Tuesday, March 12, 2013

Using Google Drawing

I originally wanted to be a high school history teacher when I thought about teaching. I thought it would suit me. Today I had a chance to observe a high school history lesson as a part of our internal professional development.

The lesson was about why maps change. It started with some questions to check for understanding - the lower-level Bloom's stuff then moved into an activity where the students were comparing and contrasting maps on paper. At the end of class, the map was beamed up onto the whiteboard and the students annotated it using whiteboard markers.

Then it had to be erased for the next map.

I suggested that the teacher try using Google Drawings for a lesson like this next time. The class could have been broken up into groups with each student at his or her own computer. The map could be shared with the students and they could all be working on the same map at the same time.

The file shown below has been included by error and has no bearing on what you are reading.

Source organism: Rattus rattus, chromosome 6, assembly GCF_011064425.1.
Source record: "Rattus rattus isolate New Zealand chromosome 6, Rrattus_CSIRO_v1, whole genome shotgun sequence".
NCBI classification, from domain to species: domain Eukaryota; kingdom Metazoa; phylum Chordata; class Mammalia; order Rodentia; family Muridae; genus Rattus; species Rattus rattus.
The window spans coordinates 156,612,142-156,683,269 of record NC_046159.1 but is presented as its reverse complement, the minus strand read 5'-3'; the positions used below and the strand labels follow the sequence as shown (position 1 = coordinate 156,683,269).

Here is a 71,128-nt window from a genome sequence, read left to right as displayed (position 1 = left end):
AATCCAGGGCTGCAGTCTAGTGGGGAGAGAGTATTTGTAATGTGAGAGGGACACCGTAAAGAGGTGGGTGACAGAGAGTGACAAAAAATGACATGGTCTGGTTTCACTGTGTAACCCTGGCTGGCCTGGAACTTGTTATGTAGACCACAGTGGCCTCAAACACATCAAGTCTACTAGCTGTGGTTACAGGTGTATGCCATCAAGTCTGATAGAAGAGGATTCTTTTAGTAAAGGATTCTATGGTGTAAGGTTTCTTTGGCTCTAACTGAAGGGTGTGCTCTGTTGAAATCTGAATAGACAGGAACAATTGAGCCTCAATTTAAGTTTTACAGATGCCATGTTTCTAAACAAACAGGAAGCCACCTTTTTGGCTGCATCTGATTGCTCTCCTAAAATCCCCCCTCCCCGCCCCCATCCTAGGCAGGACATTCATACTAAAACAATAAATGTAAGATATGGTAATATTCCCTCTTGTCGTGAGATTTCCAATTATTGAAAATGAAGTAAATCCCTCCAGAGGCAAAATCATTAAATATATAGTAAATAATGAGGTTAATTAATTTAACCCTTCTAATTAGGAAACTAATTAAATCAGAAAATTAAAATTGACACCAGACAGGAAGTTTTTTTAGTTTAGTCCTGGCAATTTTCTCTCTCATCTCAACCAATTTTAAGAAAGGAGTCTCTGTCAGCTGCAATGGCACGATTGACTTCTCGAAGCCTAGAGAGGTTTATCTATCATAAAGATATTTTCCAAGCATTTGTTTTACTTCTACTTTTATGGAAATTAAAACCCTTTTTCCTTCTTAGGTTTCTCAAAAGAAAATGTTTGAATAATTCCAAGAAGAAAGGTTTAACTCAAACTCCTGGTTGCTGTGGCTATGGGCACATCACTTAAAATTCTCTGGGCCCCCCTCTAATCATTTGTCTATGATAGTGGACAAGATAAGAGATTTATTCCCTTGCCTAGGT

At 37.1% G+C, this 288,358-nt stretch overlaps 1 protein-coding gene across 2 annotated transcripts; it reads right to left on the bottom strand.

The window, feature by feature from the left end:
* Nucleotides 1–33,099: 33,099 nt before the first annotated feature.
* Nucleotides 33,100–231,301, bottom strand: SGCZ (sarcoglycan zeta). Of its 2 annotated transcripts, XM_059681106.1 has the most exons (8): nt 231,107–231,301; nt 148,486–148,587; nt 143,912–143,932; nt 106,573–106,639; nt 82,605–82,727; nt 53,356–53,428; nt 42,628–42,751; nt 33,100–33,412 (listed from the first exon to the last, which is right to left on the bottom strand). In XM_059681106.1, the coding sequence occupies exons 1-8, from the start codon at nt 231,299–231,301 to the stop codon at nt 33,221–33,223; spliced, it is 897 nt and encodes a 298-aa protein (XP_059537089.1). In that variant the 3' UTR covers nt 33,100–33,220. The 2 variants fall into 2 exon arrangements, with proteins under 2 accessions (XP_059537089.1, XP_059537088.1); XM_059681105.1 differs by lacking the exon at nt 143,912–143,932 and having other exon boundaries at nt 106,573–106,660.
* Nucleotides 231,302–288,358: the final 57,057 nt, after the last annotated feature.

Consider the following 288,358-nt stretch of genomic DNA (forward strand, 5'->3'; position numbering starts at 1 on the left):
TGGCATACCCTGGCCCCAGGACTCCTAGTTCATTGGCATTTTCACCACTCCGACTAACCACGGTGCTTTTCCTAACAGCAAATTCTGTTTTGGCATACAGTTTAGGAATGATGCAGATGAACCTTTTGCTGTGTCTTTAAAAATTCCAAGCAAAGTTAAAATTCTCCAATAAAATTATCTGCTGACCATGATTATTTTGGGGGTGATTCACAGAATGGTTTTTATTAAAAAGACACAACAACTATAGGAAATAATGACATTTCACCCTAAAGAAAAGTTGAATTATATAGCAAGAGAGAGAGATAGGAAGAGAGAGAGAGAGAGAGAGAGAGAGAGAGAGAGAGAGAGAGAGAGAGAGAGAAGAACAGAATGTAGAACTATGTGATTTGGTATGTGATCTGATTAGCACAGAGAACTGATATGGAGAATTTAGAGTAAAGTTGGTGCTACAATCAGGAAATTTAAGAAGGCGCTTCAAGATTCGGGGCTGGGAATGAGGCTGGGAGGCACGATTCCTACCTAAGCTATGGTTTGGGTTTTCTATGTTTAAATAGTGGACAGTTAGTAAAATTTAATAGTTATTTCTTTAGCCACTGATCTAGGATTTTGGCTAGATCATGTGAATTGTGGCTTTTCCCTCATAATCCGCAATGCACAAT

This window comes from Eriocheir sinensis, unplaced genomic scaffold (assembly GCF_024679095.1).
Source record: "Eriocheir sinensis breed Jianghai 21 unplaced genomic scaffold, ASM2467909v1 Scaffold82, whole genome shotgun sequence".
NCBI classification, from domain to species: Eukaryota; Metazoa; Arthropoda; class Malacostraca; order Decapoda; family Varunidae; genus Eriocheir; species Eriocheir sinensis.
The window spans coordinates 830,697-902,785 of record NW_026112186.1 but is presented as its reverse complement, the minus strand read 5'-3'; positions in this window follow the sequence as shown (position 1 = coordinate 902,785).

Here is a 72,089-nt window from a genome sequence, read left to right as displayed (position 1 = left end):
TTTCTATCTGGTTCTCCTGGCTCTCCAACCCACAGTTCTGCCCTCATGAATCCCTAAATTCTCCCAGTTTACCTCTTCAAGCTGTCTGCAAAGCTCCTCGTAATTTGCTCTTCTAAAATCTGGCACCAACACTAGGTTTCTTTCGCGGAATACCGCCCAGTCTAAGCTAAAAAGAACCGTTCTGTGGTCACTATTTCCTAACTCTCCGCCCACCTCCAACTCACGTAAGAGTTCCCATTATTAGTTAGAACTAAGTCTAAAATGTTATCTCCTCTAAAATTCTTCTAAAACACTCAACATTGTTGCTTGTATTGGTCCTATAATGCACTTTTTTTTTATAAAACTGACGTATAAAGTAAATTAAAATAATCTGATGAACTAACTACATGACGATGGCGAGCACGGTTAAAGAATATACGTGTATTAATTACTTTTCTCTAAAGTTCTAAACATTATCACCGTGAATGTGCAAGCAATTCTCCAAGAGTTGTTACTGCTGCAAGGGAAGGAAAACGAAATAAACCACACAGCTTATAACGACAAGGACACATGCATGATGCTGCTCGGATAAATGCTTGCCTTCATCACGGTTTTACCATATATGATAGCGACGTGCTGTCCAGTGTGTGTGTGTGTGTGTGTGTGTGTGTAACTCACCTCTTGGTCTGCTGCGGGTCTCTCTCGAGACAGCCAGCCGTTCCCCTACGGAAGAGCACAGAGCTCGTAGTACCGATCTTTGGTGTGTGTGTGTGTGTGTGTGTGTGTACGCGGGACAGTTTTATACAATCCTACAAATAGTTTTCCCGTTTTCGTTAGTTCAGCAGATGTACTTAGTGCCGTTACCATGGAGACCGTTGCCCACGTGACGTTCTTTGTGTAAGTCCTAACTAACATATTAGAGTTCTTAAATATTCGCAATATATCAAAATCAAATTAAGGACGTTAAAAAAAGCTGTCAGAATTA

Another way to do it would be to have two maps shared with members of each team. Each team annotates their own map, then presents it at the end of the lesson or time frame.

It might also be a good idea for the students to be assigned a color, so you know who is writing what.

This got me excited to think of the possibilities of what can be done. Finally, I figured out a way to use Google Drawing.

Link to Document
Map: By http://maps.bpl.org (Geographica restituta per globi trientes) [CC-BY-2.0 (http://creativecommons.org/licenses/by/2.0)], via Wikimedia Commons

I need to do something like this with my class.

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